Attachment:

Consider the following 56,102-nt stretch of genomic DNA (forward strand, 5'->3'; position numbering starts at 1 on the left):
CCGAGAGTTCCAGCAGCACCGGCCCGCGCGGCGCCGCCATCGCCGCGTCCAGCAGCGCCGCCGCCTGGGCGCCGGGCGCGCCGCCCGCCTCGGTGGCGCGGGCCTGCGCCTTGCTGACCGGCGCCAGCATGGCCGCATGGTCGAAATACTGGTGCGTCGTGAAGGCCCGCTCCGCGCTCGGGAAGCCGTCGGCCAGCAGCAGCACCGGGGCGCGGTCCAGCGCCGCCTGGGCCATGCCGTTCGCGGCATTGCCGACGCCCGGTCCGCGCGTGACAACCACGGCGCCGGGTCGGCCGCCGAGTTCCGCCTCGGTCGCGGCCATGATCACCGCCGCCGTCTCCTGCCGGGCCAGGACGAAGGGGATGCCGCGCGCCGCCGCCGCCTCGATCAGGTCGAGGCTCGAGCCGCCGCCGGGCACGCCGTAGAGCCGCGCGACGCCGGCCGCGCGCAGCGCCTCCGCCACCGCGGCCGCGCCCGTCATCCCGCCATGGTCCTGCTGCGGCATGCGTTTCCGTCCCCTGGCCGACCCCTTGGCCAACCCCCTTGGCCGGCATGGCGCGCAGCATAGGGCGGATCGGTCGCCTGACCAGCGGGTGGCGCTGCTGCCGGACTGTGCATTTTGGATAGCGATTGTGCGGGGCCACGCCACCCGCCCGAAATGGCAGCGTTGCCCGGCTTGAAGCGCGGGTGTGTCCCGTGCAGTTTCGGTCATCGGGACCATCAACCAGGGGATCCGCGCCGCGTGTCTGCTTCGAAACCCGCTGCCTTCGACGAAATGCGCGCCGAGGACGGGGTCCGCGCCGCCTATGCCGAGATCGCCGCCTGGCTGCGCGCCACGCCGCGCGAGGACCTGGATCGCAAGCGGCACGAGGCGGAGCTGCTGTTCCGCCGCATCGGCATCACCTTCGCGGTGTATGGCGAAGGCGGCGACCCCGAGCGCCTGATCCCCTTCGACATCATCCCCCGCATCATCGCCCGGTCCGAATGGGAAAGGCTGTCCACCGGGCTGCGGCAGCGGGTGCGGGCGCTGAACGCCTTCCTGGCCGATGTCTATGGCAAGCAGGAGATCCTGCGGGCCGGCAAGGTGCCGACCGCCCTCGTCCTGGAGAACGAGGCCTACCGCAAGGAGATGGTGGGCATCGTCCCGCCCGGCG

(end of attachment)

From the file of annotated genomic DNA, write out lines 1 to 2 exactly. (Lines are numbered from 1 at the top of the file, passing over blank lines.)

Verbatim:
Consider the following 56,102-nt stretch of genomic DNA (forward strand, 5'->3'; position numbering starts at 1 on the left):
CCGAGAGTTCCAGCAGCACCGGCCCGCGCGGCGCCGCCATCGCCGCGTCCAGCAGCGCCGCCGCCTGGGCGCCGGGCGCGCCGCCCGCCTCGGTGGCGCGGGCCTGCGCCTTGCTGACCGGCGCCAGCATGGCCGCATGGTCGAAATACTGGTGCGTCGTGAAGGCCCGCTCCGCGCTCGGGAAGCCGTCGGCCAGCAGCAGCACCGGGGCGCGGTCCAGCGCCGCCTGGGCCATGCCGTTCGCGGCATTGCCGACGCCCGGTCCGCGCGTGACAACCACGGCGCCGGGTCGGCCGCCGAGTTCCGCCTCGGTCGCGGCCATGATCACCGCCGCCGTCTCCTGCCGGGCCAGGACGAAGGGGATGCCGCGCGCCGCCGCCGCCTCGATCAGGTCGAGGCTCGAGCCGCCGCCGGGCACGCCGTAGAGCCGCGCGACGCCGGCCGCGCGCAGCGCCTCCGCCACCGCGGCCGCGCCCGTCATCCCGCCATGGTCCTGCTGCGGCATGCGTTTCCGTCCCCTGGCCGACCCCTTGGCCAACCCCCTTGGCCGGCATGGCGCGCAGCATAGGGCGGATCGGTCGCCTGACCAGCGGGTGGCGCTGCTGCCGGACTGTGCATTTTGGATAGCGATTGTGCGGGGCCACGCCACCCGCCCGAAATGGCAGCGTTGCCCGGCTTGAAGCGCGGGTGTGTCCCGTGCAGTTTCGGTCATCGGGACCATCAACCAGGGGATCCGCGCCGCGTGTCTGCTTCGAAACCCGCTGCCTTCGACGAAATGCGCGCCGAGGACGGGGTCCGCGCCGCCTATGCCGAGATCGCCGCCTGGCTGCGCGCCACGCCGCGCGAGGACCTGGATCGCAAGCGGCACGAGGCGGAGCTGCTGTTCCGCCGCATCGGCATCACCTTCGCGGTGTATGGCGAAGGCGGCGACCCCGAGCGCCTGATCCCCTTCGACATCATCCCCCGCATCATCGCCCGGTCCGAATGGGAAAGGCTGTCCACCGGGCTGCGGCAGCGGGTGCGGGCGCTGAACGCCTTCCTGGCCGATGTCTATGGCAAGCAGGAGATCCTGCGGGCCGGCAAGGTGCCGACCGCCCTCGTCCTGGAGAACGAGGCCTACCGCAAGGAGATGGTGGGCATCGTCCCGCCCGGCG